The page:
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A Closer Look at Cyber Crooks
by: grace V. planas
I work from my home, the most peaceful workplace I can think of so far. As a Homemaker and part time Freelance Writer, I submit articles and subscribe to various respectable writing newsletters and do endless research online. But before signing up, I read privacy policies, some brief while others boringly lengthy.
I am just one among millions of unknown but honest Internet users. Why, to my mind, would I worry so much about anyone in the Internet community making me a target for nasty tricks or harassments?
Nonetheless, I feel safe just knowing that the websites that interest me run a committed sense of policy on security.
But when my computer screen started flashing as if gasping for air and slowly died down months ago, I blamed electric current fluctuations. But when my files disappeared and my computer turned alarmingly uncooperative, I referred the case to the expert, my husband.
For the first time, I was hit by a computer virus.
It was not as simple as unplugging the computer connection, sleeping on it for a few days while a computer surgeon works on the damage so everything could be good as new.
I saw months of hard work on research, completed manuscripts stashed in my hard disk, long hours spent online, time, money, and effort my spouse has invested in setting up the whole system, all go down the drain and turn into nothingness.
Going through the process of repair and reconstruction is painfully tedious, time consuming, and costly.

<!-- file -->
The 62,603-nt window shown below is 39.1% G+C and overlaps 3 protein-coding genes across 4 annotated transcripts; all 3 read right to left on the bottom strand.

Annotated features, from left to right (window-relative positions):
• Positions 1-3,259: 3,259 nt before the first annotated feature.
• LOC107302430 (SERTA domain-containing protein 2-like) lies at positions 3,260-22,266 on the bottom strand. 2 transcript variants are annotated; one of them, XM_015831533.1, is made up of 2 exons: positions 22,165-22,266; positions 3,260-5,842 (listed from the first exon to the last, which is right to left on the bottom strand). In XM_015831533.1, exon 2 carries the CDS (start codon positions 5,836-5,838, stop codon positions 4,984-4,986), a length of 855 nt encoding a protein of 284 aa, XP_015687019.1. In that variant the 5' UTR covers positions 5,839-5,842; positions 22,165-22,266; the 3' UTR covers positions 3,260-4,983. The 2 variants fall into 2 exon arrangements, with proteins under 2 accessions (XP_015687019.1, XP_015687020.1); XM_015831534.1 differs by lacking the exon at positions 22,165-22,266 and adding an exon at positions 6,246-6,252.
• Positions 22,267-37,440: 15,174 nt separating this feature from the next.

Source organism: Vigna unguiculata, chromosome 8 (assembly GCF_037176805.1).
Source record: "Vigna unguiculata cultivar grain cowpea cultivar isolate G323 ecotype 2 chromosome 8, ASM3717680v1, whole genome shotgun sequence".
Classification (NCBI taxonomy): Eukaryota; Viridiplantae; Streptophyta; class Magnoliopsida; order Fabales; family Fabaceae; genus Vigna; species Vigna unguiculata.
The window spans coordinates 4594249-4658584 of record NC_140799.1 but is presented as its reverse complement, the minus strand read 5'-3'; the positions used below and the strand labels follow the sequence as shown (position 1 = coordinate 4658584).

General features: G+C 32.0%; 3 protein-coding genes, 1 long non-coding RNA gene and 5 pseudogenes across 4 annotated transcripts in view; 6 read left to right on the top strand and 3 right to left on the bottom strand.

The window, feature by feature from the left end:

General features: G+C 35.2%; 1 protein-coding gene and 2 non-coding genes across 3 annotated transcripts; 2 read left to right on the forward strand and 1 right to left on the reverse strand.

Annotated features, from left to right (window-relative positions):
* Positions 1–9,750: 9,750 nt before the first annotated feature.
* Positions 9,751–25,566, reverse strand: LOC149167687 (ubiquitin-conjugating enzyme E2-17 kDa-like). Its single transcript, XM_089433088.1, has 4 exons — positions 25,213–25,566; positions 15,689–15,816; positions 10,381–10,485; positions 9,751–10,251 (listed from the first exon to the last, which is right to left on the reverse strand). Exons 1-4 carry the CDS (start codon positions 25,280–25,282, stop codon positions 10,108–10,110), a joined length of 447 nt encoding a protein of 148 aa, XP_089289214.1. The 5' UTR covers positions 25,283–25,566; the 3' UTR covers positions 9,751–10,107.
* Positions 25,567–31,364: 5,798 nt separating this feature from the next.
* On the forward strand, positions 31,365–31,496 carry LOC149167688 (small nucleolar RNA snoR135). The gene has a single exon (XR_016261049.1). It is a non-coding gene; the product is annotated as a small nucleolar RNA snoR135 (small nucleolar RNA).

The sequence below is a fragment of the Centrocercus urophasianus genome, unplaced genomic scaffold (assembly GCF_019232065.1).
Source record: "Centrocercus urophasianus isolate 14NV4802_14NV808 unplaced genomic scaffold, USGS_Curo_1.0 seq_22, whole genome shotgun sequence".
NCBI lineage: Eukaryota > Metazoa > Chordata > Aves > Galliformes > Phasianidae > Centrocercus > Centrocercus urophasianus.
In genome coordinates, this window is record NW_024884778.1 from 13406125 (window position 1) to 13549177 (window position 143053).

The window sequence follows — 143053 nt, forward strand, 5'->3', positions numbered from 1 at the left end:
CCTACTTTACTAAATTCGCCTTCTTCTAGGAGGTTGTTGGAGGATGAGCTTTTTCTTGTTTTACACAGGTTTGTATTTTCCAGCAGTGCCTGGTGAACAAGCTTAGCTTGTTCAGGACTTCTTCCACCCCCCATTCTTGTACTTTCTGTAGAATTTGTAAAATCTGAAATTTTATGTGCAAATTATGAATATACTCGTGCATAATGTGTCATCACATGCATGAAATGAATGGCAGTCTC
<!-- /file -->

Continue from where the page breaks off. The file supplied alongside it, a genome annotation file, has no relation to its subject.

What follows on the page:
I was angry. I took it as an attack on my person. The perpetrator has no heart.
A series of disturbing yet quite interesting cyber intrusions that followed prodded me to quench my curiosity and do a personal research on what inspires the behavior behind the waste of skill, time and resources involved in these damaging cyber pursuits and other elctronic petty crimes that make life miserable for honest internet users.
Anyone who enters your home without your consent is committing an offense theoretically. Your computer system is an extension of your boundaries and must not be infringed. When someone gains unauthorized access to your computer in any manner or utilizes the computer technology in performing a felony, he/she commits a cyber crime.
The Hacker is always the first person that comes to mind in relation to cyberspace violations. After all, who else can be as knowledgeable and bold enough to break into someone else's computer system?
Hackers used to have nobler objectives for their being. In the earlier days of the Computer technology, they were the computer experts/geniuses who tested computer systems, with the owners' consent, for loopholes and recommended better programs or fixed the errors themselves to frustrate any effort to exploit the defective system by more dangerous 'creatures.' They even had the Hackers' Code of Ethics.
There are two types of Hackers: The Ethical Pros, the highly skilled professionals who hire out their skills to organizations concerned about their own network's safety. They represent Hackers of earlier generation. The other type is the CyberRambos or plain crackers-despised by the Elite Hackers, Crackers crack/break systems for superficial reasons. (UC San Diego Psycho. Dept.: Computer & Network Resources)
But by what many Hackers have become these days, it is difficult to ascribe their destructive behaviors to nobility instead of outright violation.
And by whatever name they are called, these cyber felons have become simply faceless and nameless 'hackers' to their victims.
An online article by David Benton entitled: 'What's Inside a Cracker?' from SANS (SysAdmin, Audit, Network, Security) Information Security Reading Room, states seven psychological profiles of malicious hackers as documented by Canadian Psychologist Marc Rogers M.A., Graduate Studies, Dept. of psychology, university of Manitoba and a former Police Computer Crimes Investigator: